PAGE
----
39 You search the Scriptures because you think that in them you have eternal life; it is these that testify about Me; 40 and you are unwilling to come to Me so that you may have life. – John 5:39-40 NASB

But that’s very personal. That’s an internal concept of what God looks like.

What do we point to if someone else wants to see God?

For that, I would say:

Look in the mirror.

Congratulations!

If Christ is in you, then you are-practically speaking-the visible image of the invisible God.

I have to caveat that in multiple ways, because religion leaves so much room for mis-communication. I’m not suggesting that everyone automatically reflects Christ. I’m not suggesting that every Christian automatically reflects Christ. I’m not downplaying the evil men do in the name of religion, nor am I attributing the blame for the terrible choices of men to a holy and just God.

Consider what these verses have to say:

No one has seen God at any time; if we love one another, God abides in us, and His love is perfected in us.
1John 4:12 NASB

18 But we all, with unveiled face, beholding as in a mirror the glory of the Lord, are being transformed into the same image from glory to glory, just as from the Lord, the Spirit. 2 Corinthians 3:18 NASB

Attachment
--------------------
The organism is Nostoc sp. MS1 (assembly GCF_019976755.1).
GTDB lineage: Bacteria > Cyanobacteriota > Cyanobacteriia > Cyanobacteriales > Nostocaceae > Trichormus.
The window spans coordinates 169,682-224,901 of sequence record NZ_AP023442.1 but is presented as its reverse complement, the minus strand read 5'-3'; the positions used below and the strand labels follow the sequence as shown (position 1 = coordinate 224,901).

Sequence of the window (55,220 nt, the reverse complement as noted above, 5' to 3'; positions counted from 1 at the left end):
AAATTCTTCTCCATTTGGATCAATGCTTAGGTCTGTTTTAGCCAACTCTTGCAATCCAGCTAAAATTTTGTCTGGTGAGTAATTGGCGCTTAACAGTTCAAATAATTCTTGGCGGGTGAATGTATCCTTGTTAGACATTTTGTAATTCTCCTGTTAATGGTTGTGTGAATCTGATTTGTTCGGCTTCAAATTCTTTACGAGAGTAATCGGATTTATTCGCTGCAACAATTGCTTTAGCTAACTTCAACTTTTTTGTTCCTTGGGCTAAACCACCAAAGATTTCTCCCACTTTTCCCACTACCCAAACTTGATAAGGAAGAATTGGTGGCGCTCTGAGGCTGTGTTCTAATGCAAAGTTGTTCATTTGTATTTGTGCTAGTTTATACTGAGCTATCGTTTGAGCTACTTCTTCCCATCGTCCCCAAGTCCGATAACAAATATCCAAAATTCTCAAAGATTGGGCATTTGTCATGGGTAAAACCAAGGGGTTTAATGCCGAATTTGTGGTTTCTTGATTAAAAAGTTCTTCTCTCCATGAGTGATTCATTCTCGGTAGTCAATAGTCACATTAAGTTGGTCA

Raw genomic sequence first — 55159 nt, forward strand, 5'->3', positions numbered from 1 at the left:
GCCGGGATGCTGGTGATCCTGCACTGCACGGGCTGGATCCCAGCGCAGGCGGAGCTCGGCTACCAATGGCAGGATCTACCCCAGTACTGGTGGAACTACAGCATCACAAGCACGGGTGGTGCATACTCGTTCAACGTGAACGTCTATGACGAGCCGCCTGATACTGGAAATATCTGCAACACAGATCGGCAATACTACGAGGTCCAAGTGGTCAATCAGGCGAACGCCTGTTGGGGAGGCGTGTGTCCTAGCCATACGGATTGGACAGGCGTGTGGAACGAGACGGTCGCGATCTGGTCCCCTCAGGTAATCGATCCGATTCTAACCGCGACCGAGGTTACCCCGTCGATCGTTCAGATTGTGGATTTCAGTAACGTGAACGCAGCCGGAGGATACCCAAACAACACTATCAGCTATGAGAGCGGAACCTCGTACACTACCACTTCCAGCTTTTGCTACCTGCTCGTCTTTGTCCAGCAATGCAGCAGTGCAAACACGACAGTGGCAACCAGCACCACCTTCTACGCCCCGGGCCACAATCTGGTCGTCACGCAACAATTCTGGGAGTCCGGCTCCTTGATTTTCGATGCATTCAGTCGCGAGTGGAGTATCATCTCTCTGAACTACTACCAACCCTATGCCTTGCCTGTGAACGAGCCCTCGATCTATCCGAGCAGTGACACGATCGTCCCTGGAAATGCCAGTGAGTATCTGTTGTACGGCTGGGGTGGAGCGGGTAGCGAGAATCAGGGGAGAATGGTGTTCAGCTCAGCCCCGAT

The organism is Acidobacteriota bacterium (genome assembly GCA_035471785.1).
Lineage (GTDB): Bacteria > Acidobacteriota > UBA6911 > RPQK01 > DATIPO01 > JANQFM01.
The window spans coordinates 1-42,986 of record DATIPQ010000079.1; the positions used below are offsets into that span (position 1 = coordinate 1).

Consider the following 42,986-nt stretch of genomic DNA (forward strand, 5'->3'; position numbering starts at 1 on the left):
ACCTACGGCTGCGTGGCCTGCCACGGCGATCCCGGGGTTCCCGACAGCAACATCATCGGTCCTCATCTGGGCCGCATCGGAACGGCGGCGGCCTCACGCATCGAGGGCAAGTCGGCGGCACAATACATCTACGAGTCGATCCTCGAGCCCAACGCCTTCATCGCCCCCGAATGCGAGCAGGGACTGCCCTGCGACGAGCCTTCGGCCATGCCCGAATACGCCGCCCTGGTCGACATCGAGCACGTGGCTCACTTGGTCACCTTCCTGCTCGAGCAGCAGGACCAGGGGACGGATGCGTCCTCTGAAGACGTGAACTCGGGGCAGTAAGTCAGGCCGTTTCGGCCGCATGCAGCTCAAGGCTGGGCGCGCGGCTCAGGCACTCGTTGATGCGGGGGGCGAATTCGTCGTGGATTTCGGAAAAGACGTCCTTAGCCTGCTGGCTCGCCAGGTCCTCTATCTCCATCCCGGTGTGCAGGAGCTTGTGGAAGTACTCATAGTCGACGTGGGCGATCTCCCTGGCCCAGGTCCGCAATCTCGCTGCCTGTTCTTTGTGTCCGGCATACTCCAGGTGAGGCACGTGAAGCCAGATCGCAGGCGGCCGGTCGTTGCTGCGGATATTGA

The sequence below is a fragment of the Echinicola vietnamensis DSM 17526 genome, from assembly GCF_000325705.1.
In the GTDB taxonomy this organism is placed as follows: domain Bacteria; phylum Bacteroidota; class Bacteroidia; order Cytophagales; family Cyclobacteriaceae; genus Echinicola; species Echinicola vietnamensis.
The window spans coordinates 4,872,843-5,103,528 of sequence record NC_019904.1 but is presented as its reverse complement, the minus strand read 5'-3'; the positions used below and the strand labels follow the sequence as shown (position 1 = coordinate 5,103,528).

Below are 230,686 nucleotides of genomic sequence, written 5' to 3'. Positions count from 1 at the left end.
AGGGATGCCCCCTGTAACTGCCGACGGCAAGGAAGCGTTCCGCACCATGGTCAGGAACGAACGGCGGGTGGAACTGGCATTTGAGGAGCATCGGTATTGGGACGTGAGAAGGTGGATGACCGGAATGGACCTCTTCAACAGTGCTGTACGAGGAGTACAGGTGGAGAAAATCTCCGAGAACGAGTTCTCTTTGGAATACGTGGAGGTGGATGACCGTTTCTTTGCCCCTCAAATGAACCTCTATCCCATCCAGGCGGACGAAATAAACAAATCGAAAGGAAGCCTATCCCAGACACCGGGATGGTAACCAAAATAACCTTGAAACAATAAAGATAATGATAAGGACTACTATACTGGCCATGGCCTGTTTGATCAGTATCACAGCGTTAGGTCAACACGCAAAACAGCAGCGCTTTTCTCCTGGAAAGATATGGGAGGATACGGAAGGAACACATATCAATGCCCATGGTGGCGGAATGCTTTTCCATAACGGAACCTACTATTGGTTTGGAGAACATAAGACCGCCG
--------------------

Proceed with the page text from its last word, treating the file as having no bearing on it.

6 For God, who said, “ Light shall shine out of darkness,” is the One who has shone in our hearts to give the Light of the knowledge of the glory of God in the face of Christ. 7 But we have this treasure in earthen vessels, so that the surpassing greatness of the power will be of God and not from ourselves. 2 Corinthians 4:6-7 NASB

20 Therefore, we are ambassadors for Christ, as though God were making an appeal through us; we beg you on behalf of Christ, be reconciled to God. 21 He made Him who knew no sin to be sin on our behalf, so that we might become the righteousness of God in Him.  2 Corinthians 5:20-21 NASB

The ideal, the intended result of your salvation is that you become a display case. You become a “vessel of honor” that is designed not for its own glory but to carry something worthy of worship.